World Changer of the Month
Viola Davis was born August 11, 1965, in Saint Matthews, South Carolina, to father Dan, a horse groomer and trainer, and mother Mae Alice, who, in addition to working as a domestic and factory worker, was also a civil rights and welfare reform activist. The family moved to Central Falls, Rhode Island while Viola was an infant. Growing up in abject poverty, her parents’ income was frequently insufficient to support the family. School lunches were often her only meal of the day.
Davis fell in love with acting at the age of six, when she saw Cicely Tyson in a television adaptation of The Autobiography of Miss Jane Pittman. Inspired, Davis soon began acting in school productions and theater competitions. After high school, she enrolled at Rhode Island College, where she majored in theater and graduated in 1988. She proceeded to the Young People's School for the Performing Arts in Rhode Island on scholarship before attending the Juilliard School, graduating in 1994.
In 1996, Davis made her Broadway debut in August Wilson’s Seven Guitars, in which she played the long-suffering paramour of a musician recently released from prison, a performance that earned her a Tony Award nomination. She made her film debut the same year with a bit part in the drama The Substance of Fire. In 1999 Davis played opposite Phylicia Rashad in the Off-Broadway drama Everybody’s Ruby, based on writer Zora Neale Hurston’s investigation of a murder.
Davis has been acting for nearly three decades and her filmography is one of the most impressive in Hollywood. To date, she has 96 acting credits and 27 producing credits. She has received four Academy Award nominations, winning in 2016 for her role in Fences. She has received seven Golden Globe Award nominations, again winning in 2016 for her role in Fences. She has received five Emmy Award nominations, winning in 2015 for her role in How to Get Away with Murder. She has received 10 Screen Actors Guild Award nominations, winning in 2011 for her role in The Help, 2014 and 2015 for her role in How to Get Away with Murder, 2016 for her role in Fences, and 2020 for her role in Ma Rainey's Black Bottom. She has received three Tony Award nominations, winning in 2001 for her role in King Hedley II, and in 2010 for her role in Fences. Davis’s memoir, Finding Me, was published in 2022. The following year she won a Grammy for the audio version of the book. With that award, she achieved “EGOT” (Emmy, Grammy, Oscar, Tony) status.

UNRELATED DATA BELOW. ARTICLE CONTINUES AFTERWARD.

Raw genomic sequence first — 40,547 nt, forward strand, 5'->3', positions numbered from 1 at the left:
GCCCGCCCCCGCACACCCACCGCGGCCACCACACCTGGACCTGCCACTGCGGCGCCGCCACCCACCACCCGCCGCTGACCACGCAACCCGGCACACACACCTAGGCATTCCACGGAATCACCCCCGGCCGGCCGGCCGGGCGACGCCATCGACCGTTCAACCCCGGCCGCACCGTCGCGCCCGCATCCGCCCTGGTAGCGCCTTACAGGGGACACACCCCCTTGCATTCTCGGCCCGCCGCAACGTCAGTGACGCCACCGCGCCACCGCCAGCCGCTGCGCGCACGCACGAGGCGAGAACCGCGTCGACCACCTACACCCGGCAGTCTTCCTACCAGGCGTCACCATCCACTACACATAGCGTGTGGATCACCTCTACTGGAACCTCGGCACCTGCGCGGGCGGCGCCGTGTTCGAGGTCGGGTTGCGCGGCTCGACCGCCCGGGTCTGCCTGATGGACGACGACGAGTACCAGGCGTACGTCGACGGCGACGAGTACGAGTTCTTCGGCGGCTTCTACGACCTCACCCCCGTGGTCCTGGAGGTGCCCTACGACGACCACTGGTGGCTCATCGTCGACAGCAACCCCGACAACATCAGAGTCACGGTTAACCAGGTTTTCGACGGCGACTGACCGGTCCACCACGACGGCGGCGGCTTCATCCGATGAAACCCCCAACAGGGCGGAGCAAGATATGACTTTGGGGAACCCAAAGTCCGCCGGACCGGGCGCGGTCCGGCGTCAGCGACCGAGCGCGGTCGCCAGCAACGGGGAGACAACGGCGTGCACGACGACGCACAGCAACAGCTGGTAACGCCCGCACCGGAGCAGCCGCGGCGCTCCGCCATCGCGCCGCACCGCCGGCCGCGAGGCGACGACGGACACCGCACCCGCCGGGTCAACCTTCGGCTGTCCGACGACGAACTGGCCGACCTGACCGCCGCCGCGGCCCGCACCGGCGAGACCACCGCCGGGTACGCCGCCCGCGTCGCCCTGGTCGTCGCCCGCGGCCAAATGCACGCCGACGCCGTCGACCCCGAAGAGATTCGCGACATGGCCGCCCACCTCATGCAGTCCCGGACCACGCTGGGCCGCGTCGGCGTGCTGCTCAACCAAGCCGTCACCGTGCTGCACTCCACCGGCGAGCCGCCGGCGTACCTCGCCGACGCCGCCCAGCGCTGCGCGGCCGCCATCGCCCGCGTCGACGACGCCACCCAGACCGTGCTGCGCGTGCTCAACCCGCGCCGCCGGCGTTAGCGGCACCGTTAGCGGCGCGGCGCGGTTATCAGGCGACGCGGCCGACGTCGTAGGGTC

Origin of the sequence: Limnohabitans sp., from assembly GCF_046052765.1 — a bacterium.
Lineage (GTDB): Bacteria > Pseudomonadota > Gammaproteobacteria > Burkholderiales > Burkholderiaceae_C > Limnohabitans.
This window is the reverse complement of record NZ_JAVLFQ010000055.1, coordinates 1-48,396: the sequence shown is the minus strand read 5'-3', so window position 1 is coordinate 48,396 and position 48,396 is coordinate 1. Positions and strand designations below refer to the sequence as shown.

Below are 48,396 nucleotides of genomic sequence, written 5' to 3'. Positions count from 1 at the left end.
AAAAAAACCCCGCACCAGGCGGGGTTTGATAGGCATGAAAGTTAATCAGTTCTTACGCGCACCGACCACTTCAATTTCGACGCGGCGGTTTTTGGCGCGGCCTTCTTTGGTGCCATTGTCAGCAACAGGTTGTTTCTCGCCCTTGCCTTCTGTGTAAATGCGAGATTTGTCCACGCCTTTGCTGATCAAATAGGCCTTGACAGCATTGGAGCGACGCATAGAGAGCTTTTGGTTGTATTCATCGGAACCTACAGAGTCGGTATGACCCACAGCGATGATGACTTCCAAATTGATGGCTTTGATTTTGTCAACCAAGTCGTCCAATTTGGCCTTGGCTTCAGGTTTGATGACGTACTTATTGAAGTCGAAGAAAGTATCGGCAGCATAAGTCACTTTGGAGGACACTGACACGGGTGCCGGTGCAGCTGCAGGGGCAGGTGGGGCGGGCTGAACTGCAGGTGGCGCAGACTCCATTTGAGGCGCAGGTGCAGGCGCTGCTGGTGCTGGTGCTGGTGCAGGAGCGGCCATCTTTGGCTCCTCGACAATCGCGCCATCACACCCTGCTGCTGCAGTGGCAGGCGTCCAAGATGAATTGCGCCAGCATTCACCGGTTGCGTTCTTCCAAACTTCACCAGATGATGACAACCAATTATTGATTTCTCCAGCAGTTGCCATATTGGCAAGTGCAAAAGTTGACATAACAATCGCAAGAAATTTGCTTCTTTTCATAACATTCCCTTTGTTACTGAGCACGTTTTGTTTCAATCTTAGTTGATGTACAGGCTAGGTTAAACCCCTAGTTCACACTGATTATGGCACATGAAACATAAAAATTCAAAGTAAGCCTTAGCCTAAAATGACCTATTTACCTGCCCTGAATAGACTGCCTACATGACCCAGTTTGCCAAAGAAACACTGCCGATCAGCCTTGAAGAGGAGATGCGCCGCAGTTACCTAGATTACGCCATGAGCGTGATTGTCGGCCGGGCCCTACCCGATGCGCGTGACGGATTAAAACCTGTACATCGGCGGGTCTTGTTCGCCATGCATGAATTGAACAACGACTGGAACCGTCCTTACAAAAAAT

In addition to her acting pursuits, Davis is a philanthropist. She has a passion for giving back and has become an advocate for social justice and equality for women of color in Hollywood. As a first generation college student, she highly values access to education. As such, she donated funds to her hometown public library in Central Falls, Rhode Island, to assist in preventing its closure due to a lack of city funding in 2011. She donated to her alma mater, Central Falls High School, to support its theater program in 2018. And since 2014, she has collaborated with the Hunger Is campaign to help eradicate childhood hunger across America by starting the $30K in 30 Days Project with the organization.
Davis has been quoted as saying, “The reason I became an actress is because I wanted my acting to reflect life as it is. I want to put truth on the screen. I want real women to see real women on the screen.” Known for her precise, controlled performances and her regal presence, Davis has been considered one of the best actresses of our time.
This text is excerpted from: https://en.wikipedia.org/wiki/Viola_Davis, https://www.britannica.com/biography/Viola-Davis, https://risefirst.org/role-models/Viola%20Davis, and https://www.theguardian.com/film/2018/oct/20/viola-davis-stifled-who-was-lost-years-the-help.